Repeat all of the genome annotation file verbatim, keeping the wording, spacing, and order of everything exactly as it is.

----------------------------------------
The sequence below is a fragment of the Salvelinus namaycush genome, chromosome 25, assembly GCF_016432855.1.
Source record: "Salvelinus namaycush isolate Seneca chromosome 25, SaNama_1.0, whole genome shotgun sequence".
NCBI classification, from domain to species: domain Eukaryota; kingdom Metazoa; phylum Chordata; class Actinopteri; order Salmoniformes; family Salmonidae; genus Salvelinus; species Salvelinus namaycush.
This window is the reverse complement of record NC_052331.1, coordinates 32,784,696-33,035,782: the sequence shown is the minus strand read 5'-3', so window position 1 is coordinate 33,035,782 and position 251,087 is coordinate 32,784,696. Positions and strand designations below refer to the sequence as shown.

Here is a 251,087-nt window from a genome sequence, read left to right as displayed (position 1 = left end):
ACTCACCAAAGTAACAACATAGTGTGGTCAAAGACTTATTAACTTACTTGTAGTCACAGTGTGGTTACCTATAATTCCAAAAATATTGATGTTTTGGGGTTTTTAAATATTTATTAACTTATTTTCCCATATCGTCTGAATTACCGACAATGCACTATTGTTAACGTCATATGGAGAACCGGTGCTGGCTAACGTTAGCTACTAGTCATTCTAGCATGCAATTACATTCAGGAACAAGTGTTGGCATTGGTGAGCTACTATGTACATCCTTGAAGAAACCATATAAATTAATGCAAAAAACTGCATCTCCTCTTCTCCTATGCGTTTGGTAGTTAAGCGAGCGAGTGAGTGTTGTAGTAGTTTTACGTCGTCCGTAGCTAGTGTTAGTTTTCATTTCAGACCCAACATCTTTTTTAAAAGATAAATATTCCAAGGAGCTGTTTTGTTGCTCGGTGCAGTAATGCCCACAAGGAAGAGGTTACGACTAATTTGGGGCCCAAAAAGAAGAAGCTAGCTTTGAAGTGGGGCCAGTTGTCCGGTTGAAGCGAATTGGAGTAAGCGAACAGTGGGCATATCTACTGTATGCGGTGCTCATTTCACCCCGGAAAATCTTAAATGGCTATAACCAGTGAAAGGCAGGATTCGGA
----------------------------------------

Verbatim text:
The sequence below is a fragment of the Salvelinus namaycush genome, chromosome 25, assembly GCF_016432855.1.
Source record: "Salvelinus namaycush isolate Seneca chromosome 25, SaNama_1.0, whole genome shotgun sequence".
NCBI classification, from domain to species: domain Eukaryota; kingdom Metazoa; phylum Chordata; class Actinopteri; order Salmoniformes; family Salmonidae; genus Salvelinus; species Salvelinus namaycush.
This window is the reverse complement of record NC_052331.1, coordinates 32,784,696-33,035,782: the sequence shown is the minus strand read 5'-3', so window position 1 is coordinate 33,035,782 and position 251,087 is coordinate 32,784,696. Positions and strand designations below refer to the sequence as shown.

Here is a 251,087-nt window from a genome sequence, read left to right as displayed (position 1 = left end):
ACTCACCAAAGTAACAACATAGTGTGGTCAAAGACTTATTAACTTACTTGTAGTCACAGTGTGGTTACCTATAATTCCAAAAATATTGATGTTTTGGGGTTTTTAAATATTTATTAACTTATTTTCCCATATCGTCTGAATTACCGACAATGCACTATTGTTAACGTCATATGGAGAACCGGTGCTGGCTAACGTTAGCTACTAGTCATTCTAGCATGCAATTACATTCAGGAACAAGTGTTGGCATTGGTGAGCTACTATGTACATCCTTGAAGAAACCATATAAATTAATGCAAAAAACTGCATCTCCTCTTCTCCTATGCGTTTGGTAGTTAAGCGAGCGAGTGAGTGTTGTAGTAGTTTTACGTCGTCCGTAGCTAGTGTTAGTTTTCATTTCAGACCCAACATCTTTTTTAAAAGATAAATATTCCAAGGAGCTGTTTTGTTGCTCGGTGCAGTAATGCCCACAAGGAAGAGGTTACGACTAATTTGGGGCCCAAAAAGAAGAAGCTAGCTTTGAAGTGGGGCCAGTTGTCCGGTTGAAGCGAATTGGAGTAAGCGAACAGTGGGCATATCTACTGTATGCGGTGCTCATTTCACCCCGGAAAATCTTAAATGGCTATAACCAGTGAAAGGCAGGATTCGGA